Ant fight!

October 27, 2009

A group of 'friend or foe' scent molecules have been isolated from colonies of Argentine ants. Researchers writing in the open access journal BMC Biology identified and synthesised the scents, describing how applying them to worker ants resulted in attacks from their former colony-mates.

Neil Tsutsui and colleagues, from the University of California, Berkeley, USA, worked with a team of researchers from the University of California, Irvine to carry out the ant experiments. He said, "Chemical signaling is the most ancient mode of communication, and it is still used in some form by all organisms. The elaborate social systems of ants are largely regulated by chemical signals, but very little is known about the chemical labels that define colony membership".

Tsutsui and his colleagues first identified candidate molecules for colony-mate recognition by looking for chemical differences between ants that fought. They then synthesized seven of these molecules in pure form and tested their ability to induce aggression among worker ants from the same colony. Finally, they tested the behavioral responses to changes in the quantity of these cues, and how combinations of different scents affected the expression of aggression toward treated colony-mates.

Speaking about the discovery, Tsutsui said, "The fact that application of these chemicals can make formerly friendly animals flare their mandibles, recoil, bite, grab and use chemical defenses suggests that we have provided some of the first insights into the identity of ant colony-mate recognition cues. Future studies will be able to apply these findings to exploration of social evolution, sensory ecology, neurophysiology and invasion biology".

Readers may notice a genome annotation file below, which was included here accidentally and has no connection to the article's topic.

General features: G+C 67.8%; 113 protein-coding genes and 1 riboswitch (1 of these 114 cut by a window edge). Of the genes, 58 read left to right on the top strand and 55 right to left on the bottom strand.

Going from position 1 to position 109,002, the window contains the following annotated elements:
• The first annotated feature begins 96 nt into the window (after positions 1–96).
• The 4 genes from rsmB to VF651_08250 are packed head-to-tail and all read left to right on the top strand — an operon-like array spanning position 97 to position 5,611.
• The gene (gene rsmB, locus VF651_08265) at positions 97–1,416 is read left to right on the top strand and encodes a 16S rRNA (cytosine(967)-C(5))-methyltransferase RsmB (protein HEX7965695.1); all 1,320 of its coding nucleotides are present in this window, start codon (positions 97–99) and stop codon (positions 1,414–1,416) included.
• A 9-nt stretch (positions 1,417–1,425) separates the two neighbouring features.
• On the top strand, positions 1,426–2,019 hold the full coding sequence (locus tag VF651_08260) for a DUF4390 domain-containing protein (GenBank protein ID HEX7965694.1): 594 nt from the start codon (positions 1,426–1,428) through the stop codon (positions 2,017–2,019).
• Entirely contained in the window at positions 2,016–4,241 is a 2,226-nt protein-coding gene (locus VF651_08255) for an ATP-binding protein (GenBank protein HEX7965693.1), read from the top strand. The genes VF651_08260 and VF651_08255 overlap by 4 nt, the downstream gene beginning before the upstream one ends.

-end-
Notes to Editors:

1. The scent of supercolonies: the discovery, synthesis and behavioural verification of ant colony recognition cues
Miriam Brandt, Ellen van Wilgenburg, Robert Sulc, Kenneth J Shea and Neil D Tsutsui
BMC Biology (in press)

During embargo, article available here: http://www.biomedcentral.com/imedia/5269730092783412_article.pdf?random=355304

After the embargo, article available at journal website: http://www.biomedcentral.com/bmcbiol/

Please name the journal in any story you write. If you are writing for the web, please link to the article. All articles are available free of charge, according to BioMed Central's open access policy.

Article citation and URL available on request at press@biomedcentral.com on the day of publication

2. BMC Biology - the flagship biology journal of the BMC series - publishes research and methodology articles of special importance and broad interest in any area of biology and biomedical sciences. BMC Biology (ISSN 1741-7007) is covered by PubMed, MEDLINE, BIOSIS, CAS, Scopus, EMBASE, Zoological Record, Thomson Reuters (ISI) and Google Scholar.

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BioMed Central

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